Monday, December 22, 2008

Putting the Brakes on One Red-Light Camera Scenario, and Another One That Needs to Be Stopped

I've already expressed my disdain for red-light cameras in many posts on this blog (click the tag with that title at the bottom of this post to see more), so I was happy last week to see that a judge reaffirmed a ruling that would appear to help ensure that the companies running the cameras are totally above-board:
A state district judge reaffirmed his ruling today that the company providing red-light cameras to the city of Dallas is required by the Texas Occupations Code to have an investigations license.

While the ruling could eventually affect the millions of dollars in fines collected from motorists for running red lights in Texas, the judge as well as attorneys for both sides of a civil lawsuit said there is no immediate impact.

“The city has outsourced some of its responsibilities,” said State District Judge Craig Smith, adding that his ruling “has no legal impact until we get a final judgment.”

The ruling, originally made by Judge Smith in November, is part of a lawsuit filed against ACS State and Local Solutions by Dallas attorney Lloyd Ward after his wife, Amanda Ward, received a citation in 2007.

Mr. Ward also has filed class-action lawsuits against two other companies that operate red-light cameras for dozens of Texas cities.
Good for him, and good for Judge Smith. If you really want to catch the most egregious red-light runners, put more officers on the street. While the cameras may have prevented a few more T-bone collisions, they've been shown in various locations to increase rear-end collisions for people who stop on yellow to avoid a ticket, and no driver should ever be put into the position of having to choose between what is legal and what is safe. And besides, if this really were all about safety and not revenue, cities wouldn't be taking down some of the cameras that weren't making money.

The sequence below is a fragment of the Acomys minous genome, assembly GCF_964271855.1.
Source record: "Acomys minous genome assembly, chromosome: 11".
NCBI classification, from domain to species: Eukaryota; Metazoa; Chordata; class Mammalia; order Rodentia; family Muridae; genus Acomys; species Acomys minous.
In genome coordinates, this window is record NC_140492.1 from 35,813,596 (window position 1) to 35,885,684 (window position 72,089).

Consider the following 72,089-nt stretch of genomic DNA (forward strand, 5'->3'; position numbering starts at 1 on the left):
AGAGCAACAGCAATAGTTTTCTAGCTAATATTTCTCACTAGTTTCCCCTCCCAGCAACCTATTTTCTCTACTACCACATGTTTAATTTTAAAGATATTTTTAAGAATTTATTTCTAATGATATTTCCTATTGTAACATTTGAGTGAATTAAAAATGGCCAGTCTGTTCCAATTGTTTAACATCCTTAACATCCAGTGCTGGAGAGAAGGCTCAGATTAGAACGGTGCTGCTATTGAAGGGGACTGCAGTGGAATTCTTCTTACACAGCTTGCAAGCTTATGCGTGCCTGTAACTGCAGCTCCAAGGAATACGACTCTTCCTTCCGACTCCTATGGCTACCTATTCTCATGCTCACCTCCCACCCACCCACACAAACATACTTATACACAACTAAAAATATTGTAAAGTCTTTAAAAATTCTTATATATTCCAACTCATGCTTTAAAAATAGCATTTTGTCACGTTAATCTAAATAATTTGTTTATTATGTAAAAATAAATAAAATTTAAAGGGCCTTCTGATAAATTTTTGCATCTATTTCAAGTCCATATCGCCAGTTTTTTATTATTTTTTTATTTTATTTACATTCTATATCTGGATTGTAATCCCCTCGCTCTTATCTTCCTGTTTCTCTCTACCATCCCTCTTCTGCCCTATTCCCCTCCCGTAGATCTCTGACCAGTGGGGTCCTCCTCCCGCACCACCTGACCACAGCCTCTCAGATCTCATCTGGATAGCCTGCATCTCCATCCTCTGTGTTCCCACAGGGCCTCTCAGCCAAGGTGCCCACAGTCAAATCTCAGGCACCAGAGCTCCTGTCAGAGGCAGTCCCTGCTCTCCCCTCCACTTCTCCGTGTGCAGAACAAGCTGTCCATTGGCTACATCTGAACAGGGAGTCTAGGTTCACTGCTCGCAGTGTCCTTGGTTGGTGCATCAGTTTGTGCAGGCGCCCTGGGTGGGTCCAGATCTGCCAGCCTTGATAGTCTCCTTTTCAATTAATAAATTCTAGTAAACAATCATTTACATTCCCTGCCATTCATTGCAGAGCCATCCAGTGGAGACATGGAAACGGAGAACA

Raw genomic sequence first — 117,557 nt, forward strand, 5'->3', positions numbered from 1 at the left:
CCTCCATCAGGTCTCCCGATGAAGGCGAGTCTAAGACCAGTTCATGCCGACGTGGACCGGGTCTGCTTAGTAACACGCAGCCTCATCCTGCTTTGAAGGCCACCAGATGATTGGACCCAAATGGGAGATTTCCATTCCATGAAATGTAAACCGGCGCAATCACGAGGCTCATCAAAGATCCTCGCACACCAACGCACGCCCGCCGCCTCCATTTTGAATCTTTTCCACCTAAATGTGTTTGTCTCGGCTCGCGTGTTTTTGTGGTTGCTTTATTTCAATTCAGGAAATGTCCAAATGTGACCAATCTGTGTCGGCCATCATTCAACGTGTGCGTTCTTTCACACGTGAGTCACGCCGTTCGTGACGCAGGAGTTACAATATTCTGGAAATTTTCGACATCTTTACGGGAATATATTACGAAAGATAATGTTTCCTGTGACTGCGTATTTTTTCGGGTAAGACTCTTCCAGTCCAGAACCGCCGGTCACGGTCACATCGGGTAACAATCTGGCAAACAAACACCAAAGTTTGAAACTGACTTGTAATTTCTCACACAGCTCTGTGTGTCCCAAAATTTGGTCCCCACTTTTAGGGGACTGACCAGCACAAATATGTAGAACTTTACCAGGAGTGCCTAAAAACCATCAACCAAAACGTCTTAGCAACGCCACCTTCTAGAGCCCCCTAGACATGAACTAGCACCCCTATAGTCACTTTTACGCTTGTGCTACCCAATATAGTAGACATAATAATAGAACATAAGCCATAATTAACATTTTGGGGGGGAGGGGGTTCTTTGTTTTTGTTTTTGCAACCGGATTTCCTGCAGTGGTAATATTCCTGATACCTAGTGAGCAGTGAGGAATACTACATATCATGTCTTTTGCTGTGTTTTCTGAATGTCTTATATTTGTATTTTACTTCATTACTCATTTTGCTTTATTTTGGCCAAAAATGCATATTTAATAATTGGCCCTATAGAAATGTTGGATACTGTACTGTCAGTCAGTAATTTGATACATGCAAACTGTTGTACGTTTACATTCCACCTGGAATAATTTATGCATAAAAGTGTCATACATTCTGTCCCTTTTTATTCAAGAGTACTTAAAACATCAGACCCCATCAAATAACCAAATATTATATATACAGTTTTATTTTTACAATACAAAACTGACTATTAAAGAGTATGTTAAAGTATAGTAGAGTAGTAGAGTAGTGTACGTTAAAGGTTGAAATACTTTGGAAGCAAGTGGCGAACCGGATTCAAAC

And while we're on the subject, Instapundit links to a report of some Maryland teenagers using speed cameras (perhaps an even more odious cousin of the red-light cams) to play a very expensive prank on other people:
As a prank, students from local high schools have been taking advantage of the county's Speed Camera Program in order to exact revenge on people who they believe have wronged them in the past, including other students and even teachers.
Students from Richard Montgomery High School dubbed the prank the Speed Camera "Pimping" game, according to a parent of a student enrolled at one of the high schools.
Originating from Wootton High School, the parent said, students duplicate the license plates by printing plate numbers on glossy photo paper, using fonts from certain websites that "mimic" those on Maryland license plates. They tape the duplicate plate over the existing plate on the back of their car and purposefully speed through a speed camera, the parent said. The victim then receives a citation in the mail days later.
Students are even obtaining vehicles from their friends that are similar or identical to the make and model of the car owned by the targeted victim, according to the parent.
"This game is very disturbing," the parent said. "Especially since unsuspecting parents will also be victimized through receipt of unwarranted photo speed tickets.
The parent said that "our civil rights are exploited," and the entire premise behind the Speed Camera Program is called into question as a result of the growing this fad among students.
You almost have to give these kids some very minor props for their cleverness, even while hoping that their creativity and energy will be used for a higher purpose in the future. But if their actions draw attention to the negative aspects of the camera program, perhaps there's a sliver lining after all.

All caught up: I've taken advantage of the holiday to catch up on some unfinished posts from the last few days; here are the links to them, both to save you the scrolling time and so that all my work isn't for naught:With any luck, I'll be posting in a timely fashion for at least the duration of the holiday.

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